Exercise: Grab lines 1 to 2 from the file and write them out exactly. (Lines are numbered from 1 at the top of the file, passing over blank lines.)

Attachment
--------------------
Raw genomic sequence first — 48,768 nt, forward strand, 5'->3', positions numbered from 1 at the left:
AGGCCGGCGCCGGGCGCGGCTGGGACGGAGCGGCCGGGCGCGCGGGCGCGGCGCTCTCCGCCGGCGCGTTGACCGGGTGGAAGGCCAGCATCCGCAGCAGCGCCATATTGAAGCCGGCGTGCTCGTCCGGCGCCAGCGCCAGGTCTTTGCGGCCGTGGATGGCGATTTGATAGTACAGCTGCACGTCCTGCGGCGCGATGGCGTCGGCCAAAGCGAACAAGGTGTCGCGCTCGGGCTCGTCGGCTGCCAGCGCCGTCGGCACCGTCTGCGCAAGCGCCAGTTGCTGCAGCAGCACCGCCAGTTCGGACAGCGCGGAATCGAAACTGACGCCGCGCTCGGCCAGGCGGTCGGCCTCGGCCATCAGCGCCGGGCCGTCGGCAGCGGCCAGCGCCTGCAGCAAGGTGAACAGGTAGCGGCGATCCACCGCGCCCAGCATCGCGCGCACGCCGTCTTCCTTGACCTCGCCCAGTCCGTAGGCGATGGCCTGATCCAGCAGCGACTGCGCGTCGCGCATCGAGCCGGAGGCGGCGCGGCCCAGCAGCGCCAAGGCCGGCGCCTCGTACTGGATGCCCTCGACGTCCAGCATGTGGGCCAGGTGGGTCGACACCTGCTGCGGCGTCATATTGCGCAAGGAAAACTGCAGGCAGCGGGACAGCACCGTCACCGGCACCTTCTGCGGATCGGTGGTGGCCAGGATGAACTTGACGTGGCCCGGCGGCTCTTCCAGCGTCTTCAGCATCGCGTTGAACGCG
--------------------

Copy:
Raw genomic sequence first — 48,768 nt, forward strand, 5'->3', positions numbered from 1 at the left:
AGGCCGGCGCCGGGCGCGGCTGGGACGGAGCGGCCGGGCGCGCGGGCGCGGCGCTCTCCGCCGGCGCGTTGACCGGGTGGAAGGCCAGCATCCGCAGCAGCGCCATATTGAAGCCGGCGTGCTCGTCCGGCGCCAGCGCCAGGTCTTTGCGGCCGTGGATGGCGATTTGATAGTACAGCTGCACGTCCTGCGGCGCGATGGCGTCGGCCAAAGCGAACAAGGTGTCGCGCTCGGGCTCGTCGGCTGCCAGCGCCGTCGGCACCGTCTGCGCAAGCGCCAGTTGCTGCAGCAGCACCGCCAGTTCGGACAGCGCGGAATCGAAACTGACGCCGCGCTCGGCCAGGCGGTCGGCCTCGGCCATCAGCGCCGGGCCGTCGGCAGCGGCCAGCGCCTGCAGCAAGGTGAACAGGTAGCGGCGATCCACCGCGCCCAGCATCGCGCGCACGCCGTCTTCCTTGACCTCGCCCAGTCCGTAGGCGATGGCCTGATCCAGCAGCGACTGCGCGTCGCGCATCGAGCCGGAGGCGGCGCGGCCCAGCAGCGCCAAGGCCGGCGCCTCGTACTGGATGCCCTCGACGTCCAGCATGTGGGCCAGGTGGGTCGACACCTGCTGCGGCGTCATATTGCGCAAGGAAAACTGCAGGCAGCGGGACAGCACCGTCACCGGCACCTTCTGCGGATCGGTGGTGGCCAGGATGAACTTGACGTGGCCCGGCGGCTCTTCCAGCGTCTTCAGCATCGCGTTGAACGCG